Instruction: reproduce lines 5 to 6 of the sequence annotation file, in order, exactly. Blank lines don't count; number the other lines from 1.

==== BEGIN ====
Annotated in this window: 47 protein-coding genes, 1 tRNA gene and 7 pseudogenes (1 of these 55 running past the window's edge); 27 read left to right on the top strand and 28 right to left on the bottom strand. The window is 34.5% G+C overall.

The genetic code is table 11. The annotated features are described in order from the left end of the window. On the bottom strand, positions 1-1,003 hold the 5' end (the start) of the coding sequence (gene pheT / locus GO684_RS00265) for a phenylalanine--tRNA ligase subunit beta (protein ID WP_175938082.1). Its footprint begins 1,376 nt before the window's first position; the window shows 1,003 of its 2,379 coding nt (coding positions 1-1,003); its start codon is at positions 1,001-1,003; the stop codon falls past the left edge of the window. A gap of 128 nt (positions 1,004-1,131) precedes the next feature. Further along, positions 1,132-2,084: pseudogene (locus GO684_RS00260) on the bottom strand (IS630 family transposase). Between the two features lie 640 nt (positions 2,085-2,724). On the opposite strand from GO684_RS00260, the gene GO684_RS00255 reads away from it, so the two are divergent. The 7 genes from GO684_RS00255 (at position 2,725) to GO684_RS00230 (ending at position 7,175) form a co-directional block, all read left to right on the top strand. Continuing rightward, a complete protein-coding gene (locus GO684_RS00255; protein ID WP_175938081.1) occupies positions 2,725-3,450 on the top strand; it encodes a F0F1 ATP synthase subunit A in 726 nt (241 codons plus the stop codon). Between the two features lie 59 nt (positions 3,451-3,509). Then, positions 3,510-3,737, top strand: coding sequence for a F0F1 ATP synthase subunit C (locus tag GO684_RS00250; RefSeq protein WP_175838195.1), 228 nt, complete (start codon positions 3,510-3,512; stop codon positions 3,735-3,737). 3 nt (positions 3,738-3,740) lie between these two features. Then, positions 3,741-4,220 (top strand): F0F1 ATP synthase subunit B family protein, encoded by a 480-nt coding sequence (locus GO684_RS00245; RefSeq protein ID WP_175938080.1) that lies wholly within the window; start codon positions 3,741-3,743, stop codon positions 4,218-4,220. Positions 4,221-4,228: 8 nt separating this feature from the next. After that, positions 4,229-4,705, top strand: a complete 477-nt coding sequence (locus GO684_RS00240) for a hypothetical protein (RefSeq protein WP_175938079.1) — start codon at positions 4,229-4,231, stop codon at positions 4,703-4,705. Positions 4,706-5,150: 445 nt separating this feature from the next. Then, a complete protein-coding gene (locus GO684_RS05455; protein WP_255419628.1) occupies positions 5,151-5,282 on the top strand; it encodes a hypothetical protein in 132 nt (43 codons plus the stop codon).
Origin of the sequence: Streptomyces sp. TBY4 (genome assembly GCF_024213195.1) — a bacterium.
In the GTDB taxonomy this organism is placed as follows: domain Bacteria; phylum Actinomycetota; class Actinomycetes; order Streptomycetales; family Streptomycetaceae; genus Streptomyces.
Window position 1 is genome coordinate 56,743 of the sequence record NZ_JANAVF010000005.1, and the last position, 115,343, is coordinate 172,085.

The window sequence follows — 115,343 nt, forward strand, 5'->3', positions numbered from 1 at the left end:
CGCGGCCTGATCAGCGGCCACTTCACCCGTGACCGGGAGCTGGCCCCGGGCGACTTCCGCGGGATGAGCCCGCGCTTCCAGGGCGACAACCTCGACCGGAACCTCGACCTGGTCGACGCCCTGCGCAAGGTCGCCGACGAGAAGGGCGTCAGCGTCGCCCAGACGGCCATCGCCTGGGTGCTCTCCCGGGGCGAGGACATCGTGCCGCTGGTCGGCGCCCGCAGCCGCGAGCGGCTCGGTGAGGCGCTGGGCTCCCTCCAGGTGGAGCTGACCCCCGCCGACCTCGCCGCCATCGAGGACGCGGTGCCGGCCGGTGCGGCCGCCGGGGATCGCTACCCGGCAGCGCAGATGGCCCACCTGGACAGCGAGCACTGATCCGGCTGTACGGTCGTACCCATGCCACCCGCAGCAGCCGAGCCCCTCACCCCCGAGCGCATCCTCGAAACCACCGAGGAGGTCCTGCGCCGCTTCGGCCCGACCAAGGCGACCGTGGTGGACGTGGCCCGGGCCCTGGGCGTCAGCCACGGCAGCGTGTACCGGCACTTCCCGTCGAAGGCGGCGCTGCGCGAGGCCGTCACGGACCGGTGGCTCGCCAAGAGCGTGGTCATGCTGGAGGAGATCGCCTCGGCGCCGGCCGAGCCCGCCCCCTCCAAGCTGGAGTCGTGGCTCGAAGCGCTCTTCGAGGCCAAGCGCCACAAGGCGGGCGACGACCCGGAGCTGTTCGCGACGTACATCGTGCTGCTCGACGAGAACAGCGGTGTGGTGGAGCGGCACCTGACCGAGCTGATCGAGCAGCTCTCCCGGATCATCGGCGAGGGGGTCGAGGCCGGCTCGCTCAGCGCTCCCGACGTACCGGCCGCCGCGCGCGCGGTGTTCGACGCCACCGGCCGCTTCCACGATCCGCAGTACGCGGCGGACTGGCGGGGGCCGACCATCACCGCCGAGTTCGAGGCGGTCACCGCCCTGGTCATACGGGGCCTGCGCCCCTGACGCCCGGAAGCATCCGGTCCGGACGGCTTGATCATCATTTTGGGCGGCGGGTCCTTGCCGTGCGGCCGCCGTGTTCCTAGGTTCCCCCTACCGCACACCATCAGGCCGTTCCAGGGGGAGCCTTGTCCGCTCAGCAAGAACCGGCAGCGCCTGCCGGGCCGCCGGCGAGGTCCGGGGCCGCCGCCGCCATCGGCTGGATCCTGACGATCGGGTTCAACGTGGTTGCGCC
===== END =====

Window position 1 is genome coordinate 56,743 of the sequence record NZ_JANAVF010000005.1, and the last position, 115,343, is coordinate 172,085.

The window sequence follows — 115,343 nt, forward strand, 5'->3', positions numbered from 1 at the left end: